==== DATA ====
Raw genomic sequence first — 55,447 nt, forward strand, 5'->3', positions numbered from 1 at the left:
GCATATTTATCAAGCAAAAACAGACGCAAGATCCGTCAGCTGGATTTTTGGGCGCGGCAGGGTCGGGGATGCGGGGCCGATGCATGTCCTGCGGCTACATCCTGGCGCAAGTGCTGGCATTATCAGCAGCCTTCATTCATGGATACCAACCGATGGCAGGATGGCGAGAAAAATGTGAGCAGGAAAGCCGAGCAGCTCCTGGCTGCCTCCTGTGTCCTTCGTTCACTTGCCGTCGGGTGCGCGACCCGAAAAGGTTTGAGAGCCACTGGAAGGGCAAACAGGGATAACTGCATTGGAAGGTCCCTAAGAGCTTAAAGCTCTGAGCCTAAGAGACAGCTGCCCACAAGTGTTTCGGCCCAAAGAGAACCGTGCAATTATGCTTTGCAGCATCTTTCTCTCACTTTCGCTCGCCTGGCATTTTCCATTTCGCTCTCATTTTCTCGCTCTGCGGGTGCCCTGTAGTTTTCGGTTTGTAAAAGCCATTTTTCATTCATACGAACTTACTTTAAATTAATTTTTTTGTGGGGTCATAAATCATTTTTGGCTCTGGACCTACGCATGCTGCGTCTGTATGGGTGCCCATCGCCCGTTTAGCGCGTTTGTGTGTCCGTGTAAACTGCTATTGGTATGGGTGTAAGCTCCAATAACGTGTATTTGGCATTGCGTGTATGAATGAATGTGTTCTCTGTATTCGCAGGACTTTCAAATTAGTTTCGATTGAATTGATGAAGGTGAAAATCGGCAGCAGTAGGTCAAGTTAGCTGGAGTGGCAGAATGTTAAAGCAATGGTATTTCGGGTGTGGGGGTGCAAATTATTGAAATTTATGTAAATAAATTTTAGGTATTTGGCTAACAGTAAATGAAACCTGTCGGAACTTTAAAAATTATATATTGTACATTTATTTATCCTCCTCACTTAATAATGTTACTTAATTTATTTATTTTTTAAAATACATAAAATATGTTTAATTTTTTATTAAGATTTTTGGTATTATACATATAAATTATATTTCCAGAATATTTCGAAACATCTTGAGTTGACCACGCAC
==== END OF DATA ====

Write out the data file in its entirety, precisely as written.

Raw genomic sequence first — 55,447 nt, forward strand, 5'->3', positions numbered from 1 at the left:
GCATATTTATCAAGCAAAAACAGACGCAAGATCCGTCAGCTGGATTTTTGGGCGCGGCAGGGTCGGGGATGCGGGGCCGATGCATGTCCTGCGGCTACATCCTGGCGCAAGTGCTGGCATTATCAGCAGCCTTCATTCATGGATACCAACCGATGGCAGGATGGCGAGAAAAATGTGAGCAGGAAAGCCGAGCAGCTCCTGGCTGCCTCCTGTGTCCTTCGTTCACTTGCCGTCGGGTGCGCGACCCGAAAAGGTTTGAGAGCCACTGGAAGGGCAAACAGGGATAACTGCATTGGAAGGTCCCTAAGAGCTTAAAGCTCTGAGCCTAAGAGACAGCTGCCCACAAGTGTTTCGGCCCAAAGAGAACCGTGCAATTATGCTTTGCAGCATCTTTCTCTCACTTTCGCTCGCCTGGCATTTTCCATTTCGCTCTCATTTTCTCGCTCTGCGGGTGCCCTGTAGTTTTCGGTTTGTAAAAGCCATTTTTCATTCATACGAACTTACTTTAAATTAATTTTTTTGTGGGGTCATAAATCATTTTTGGCTCTGGACCTACGCATGCTGCGTCTGTATGGGTGCCCATCGCCCGTTTAGCGCGTTTGTGTGTCCGTGTAAACTGCTATTGGTATGGGTGTAAGCTCCAATAACGTGTATTTGGCATTGCGTGTATGAATGAATGTGTTCTCTGTATTCGCAGGACTTTCAAATTAGTTTCGATTGAATTGATGAAGGTGAAAATCGGCAGCAGTAGGTCAAGTTAGCTGGAGTGGCAGAATGTTAAAGCAATGGTATTTCGGGTGTGGGGGTGCAAATTATTGAAATTTATGTAAATAAATTTTAGGTATTTGGCTAACAGTAAATGAAACCTGTCGGAACTTTAAAAATTATATATTGTACATTTATTTATCCTCCTCACTTAATAATGTTACTTAATTTATTTATTTTTTAAAATACATAAAATATGTTTAATTTTTTATTAAGATTTTTGGTATTATACATATAAATTATATTTCCAGAATATTTCGAAACATCTTGAGTTGACCACGCAC